As has been deduced from nature (e.g. Hansen and Harlov 2007) and from experiments (e.g. Harlov et al. 2005), the F, Cl, OH, and CO3 content in apatite, coupled with the possible presence of monazite and xenotime inclusions, can serve as valuable “fingerprints” for recording metasomatic events in rocks. This “fingerprint” helps constrain the composition of the infiltrating fluids responsible both for the metasomatism of the apatite and for the rock as a whole. In this respect, apatite serves as a valuable recorder of metasomatic events—helping to demystify an otherwise often mysterious process—that can occur over a wide range of temperatures and fluid compositions. Just as importantly, the presence of coexisting biotite, along with monazite, and xenotime inclusions in the apatite, can give some indication of the temperature of a metasomatic overprint via the biotite–apatite (Zhu and Sverjensky 1992; Sallet 2000) and monazite–xenotime (Gratz and Heinrich 1998) geothermometers. Lastly, metasomatic events can be timed using monazite–xenotime U–Pb geochronology (Williams et al. 2007) and/or apatite U–Pb, (U–Th)/He, and Lu–Hf thermochronology (see Chew and Spikings 2015 this issue).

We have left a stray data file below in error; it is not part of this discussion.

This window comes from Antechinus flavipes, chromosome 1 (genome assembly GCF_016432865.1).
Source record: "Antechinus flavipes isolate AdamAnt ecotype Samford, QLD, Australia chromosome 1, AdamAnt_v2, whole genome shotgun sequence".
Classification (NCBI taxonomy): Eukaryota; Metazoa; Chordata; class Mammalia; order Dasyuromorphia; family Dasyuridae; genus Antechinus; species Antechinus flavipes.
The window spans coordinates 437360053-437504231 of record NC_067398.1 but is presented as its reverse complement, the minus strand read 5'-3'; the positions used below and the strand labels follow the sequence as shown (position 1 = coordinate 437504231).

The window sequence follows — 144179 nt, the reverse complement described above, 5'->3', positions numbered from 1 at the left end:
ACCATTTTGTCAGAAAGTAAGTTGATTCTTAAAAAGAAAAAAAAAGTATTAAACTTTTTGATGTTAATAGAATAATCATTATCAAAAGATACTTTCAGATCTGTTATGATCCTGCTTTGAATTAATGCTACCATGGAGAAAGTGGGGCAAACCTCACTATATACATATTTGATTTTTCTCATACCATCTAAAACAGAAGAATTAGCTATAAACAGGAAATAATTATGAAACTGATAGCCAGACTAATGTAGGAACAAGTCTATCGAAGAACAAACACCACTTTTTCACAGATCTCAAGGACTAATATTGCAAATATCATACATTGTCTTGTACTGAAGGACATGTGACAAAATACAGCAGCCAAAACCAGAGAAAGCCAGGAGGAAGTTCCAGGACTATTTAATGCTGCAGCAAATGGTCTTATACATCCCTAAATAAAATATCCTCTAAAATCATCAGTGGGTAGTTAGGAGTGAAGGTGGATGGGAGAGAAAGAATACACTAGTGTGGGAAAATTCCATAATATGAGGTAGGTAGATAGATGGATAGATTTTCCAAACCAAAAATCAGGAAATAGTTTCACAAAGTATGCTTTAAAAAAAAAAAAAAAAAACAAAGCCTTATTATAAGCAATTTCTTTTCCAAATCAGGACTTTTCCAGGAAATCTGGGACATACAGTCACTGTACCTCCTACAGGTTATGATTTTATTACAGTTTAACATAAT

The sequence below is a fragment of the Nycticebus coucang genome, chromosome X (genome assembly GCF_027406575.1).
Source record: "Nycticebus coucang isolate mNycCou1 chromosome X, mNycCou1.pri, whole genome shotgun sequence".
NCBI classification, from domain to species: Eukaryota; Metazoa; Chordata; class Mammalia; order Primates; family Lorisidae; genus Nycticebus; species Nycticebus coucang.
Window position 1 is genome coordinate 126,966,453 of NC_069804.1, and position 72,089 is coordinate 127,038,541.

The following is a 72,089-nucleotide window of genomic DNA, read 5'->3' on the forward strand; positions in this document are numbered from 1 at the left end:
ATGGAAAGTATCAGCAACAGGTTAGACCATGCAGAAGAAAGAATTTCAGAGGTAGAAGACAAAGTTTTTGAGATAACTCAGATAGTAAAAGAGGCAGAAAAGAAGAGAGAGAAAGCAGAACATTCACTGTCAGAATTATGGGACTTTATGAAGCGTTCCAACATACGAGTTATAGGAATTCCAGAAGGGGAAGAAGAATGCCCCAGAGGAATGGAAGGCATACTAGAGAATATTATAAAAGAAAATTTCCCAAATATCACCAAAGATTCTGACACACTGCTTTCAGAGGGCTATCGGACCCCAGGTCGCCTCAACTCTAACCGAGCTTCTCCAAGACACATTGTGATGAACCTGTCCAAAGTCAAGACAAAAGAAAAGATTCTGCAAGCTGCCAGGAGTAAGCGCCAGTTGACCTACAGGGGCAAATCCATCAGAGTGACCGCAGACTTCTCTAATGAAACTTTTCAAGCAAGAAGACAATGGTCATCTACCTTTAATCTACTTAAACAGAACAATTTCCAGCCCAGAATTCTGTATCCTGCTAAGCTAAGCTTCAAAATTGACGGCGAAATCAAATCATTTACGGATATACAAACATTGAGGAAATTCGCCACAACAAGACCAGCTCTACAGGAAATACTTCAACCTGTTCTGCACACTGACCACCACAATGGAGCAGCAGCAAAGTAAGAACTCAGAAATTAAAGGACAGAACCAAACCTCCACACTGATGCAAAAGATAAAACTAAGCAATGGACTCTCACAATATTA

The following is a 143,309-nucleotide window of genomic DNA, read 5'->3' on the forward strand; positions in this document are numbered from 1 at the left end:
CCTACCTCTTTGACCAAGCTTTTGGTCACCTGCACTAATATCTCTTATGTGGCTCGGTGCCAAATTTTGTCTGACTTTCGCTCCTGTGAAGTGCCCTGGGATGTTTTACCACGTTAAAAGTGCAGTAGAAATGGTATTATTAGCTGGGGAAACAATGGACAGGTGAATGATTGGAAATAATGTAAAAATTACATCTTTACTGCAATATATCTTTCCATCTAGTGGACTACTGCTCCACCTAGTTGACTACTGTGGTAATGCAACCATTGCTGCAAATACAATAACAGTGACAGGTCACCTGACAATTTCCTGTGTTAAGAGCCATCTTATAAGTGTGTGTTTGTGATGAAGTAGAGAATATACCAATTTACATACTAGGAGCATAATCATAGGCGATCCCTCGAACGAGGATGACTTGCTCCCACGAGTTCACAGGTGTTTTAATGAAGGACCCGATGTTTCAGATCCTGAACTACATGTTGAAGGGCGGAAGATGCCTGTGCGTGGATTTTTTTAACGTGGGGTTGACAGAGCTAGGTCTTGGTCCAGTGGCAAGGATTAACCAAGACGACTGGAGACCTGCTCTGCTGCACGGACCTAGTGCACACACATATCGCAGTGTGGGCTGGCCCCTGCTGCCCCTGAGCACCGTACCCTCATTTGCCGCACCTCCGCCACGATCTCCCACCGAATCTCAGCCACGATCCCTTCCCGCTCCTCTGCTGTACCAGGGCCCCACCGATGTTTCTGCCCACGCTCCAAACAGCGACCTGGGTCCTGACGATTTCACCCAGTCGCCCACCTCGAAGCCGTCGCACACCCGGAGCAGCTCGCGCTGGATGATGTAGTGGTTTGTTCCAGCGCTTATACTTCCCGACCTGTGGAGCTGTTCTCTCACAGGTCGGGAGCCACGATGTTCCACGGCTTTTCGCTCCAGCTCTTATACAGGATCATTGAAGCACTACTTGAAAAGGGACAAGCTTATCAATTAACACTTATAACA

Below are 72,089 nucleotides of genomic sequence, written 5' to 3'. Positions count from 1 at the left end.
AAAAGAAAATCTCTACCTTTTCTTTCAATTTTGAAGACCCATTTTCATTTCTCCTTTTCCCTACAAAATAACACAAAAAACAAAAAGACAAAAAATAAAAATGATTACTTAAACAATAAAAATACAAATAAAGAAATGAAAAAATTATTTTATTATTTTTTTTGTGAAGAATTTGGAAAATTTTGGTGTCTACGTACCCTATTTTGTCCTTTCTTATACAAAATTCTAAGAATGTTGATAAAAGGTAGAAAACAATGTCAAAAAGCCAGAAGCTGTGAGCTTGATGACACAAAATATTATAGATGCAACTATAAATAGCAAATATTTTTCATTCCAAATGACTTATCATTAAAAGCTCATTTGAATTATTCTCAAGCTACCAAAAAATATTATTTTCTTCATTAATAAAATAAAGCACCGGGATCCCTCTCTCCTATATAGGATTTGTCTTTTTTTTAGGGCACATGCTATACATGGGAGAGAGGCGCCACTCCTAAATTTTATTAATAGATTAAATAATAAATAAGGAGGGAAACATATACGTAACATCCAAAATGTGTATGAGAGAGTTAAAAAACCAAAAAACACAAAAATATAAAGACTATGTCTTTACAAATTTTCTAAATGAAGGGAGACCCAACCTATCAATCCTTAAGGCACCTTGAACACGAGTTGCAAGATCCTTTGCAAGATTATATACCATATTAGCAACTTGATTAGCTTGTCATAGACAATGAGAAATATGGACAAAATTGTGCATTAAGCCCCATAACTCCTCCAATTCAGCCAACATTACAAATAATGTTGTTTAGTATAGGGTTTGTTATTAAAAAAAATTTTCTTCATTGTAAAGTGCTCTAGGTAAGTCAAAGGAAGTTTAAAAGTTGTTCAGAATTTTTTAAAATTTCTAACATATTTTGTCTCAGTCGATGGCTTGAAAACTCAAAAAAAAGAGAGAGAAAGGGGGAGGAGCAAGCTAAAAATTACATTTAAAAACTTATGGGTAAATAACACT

The articles in this issue of Elements all point to the amazing versatility of this common accessory mineral. The fact that apatite can be chemically altered by metamorphic and igneous fluids and so give information on the composition of these fluids; the fact that re-equilibration temperatures can be estimated; and the fact that re-equilibration and accompanying mass transfer can be dated over a broad temperature range, demonstrate the incredible amount of information that may be gleaned with regard to changing P–T–X conditions in the host rock from this seemingly minor and yet ubiquitous mineral.
Collaborations and discussions with various colleagues over the years and technical support, under the direction of Wilhelm Heinrich, at the GeoForschungsZentrum have all contributed to this article. Reviews by Yuanming Pan, Andrew Putnis, and Alan Treiman along with colleagues and students at Miami University (USA), Oxford, Ohio and the Indian Institute of Science, Bangalore (India) were of great help in the revision of the manuscript.